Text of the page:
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I am going to use oAuth to fetch mails and contacts from google. I don't want to ask the user each time to log in to obtain an access token and secret. From what I understood, I need to store them with my application either in a database or SharedPreferences. But I am a bit worried about security aspects with that. I read that you can encrypt and decrypt the tokens but it is easy for an attacker to just decompile your apk and classes and get the encryption key.
What's the best method to securely store these tokens in Android?

  • 1
    How do i store the consumer key and secret (hardconding them is not secured)? i need them to request the accesstoken and secret.. how do the other existing apps using oauth do it? hmm finally with oauth, you need to take care of much more security issues for me.... i need to keep the consumer token/secret securely and also the accesstoken and secret.... finally wouldn't it be more simple to just store the user's username/password encrypted?... in the end, isn't the latter better? I just still can't see how oauth is better... – yeahman Apr 15 '12 at 15:45
  • can you tell me..which file stores the access token ?? I am new to android and i tried running sample Plus app.But i dont find this anywhere [GoogleAuthUtil.getToken() method.] – Abhishek Kaushik Jun 3 '14 at 11:09
103

Store them as shared preferences. Those are by default private, and other apps cannot access them. On a rooted devices, if the user explicitly allows access to some app that is trying to read them, the app might be able to use them, but you cannot protect against that. As for encryption, you have to either require the user to enter the decrypt passphrase every time (thus defeating the purpose of caching credentials), or save the key to a file, and you get the same problem.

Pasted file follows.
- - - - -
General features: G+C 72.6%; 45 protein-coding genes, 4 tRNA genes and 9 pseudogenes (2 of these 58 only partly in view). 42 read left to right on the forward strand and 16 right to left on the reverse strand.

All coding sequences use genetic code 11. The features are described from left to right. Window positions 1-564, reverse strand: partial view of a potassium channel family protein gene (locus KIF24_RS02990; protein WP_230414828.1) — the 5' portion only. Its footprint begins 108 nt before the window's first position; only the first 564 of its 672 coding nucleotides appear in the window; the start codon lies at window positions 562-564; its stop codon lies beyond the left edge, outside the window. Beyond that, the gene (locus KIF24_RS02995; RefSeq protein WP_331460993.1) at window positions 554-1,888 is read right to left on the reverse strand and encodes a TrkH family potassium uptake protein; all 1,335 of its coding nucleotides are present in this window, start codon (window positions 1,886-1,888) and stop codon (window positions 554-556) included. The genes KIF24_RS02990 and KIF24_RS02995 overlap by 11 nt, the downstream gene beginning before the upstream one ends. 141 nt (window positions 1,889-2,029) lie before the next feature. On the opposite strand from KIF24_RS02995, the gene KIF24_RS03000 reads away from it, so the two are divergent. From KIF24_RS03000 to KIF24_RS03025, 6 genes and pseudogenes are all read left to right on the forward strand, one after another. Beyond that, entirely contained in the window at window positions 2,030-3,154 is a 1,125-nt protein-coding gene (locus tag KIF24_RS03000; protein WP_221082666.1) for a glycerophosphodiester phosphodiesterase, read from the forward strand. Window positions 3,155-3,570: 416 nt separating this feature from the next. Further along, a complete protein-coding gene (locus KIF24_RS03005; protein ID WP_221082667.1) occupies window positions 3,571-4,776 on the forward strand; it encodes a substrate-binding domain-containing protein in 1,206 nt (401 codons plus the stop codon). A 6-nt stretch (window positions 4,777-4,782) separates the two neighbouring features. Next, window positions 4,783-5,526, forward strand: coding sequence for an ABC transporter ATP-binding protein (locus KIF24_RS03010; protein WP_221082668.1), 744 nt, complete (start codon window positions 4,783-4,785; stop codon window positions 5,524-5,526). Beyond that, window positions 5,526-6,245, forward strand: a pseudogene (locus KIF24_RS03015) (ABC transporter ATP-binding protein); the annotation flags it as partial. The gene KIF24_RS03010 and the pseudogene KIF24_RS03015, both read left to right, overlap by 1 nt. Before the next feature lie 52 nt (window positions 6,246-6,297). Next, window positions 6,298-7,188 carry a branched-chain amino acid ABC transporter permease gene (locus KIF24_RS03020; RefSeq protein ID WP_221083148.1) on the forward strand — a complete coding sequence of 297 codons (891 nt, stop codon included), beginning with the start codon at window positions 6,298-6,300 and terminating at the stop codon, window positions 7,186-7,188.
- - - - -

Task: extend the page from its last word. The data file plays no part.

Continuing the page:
There are a few benefits of storing tokens instead of the actual username password:

  • Third party apps don't need to know the password and the user can be sure that they only send it to the original site (Facebook, Twitter, Gmail, etc.)
  • Even if someone steals a token, the don't get to see the password (which the user might be using on other sites too)
  • Tokens generally have a lifetime and expire after a certain time
  • Tokens can be revoked if you suspect they have been compromised
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    thx for the reply! but how can i know if my consumer key has been compromised? lol it's will be hard to tell.. ok about storing the access token and secret, ok i save them in sharedpreferences and encrypting them but how about consumer key and secret? I can't store them in sharedpreferences (I would need to explicitly write the consumer key and secret in the code to save it in sharedpreference in the first place).. don't know if you understand what i mean. – yeahman Apr 15 '12 at 16:14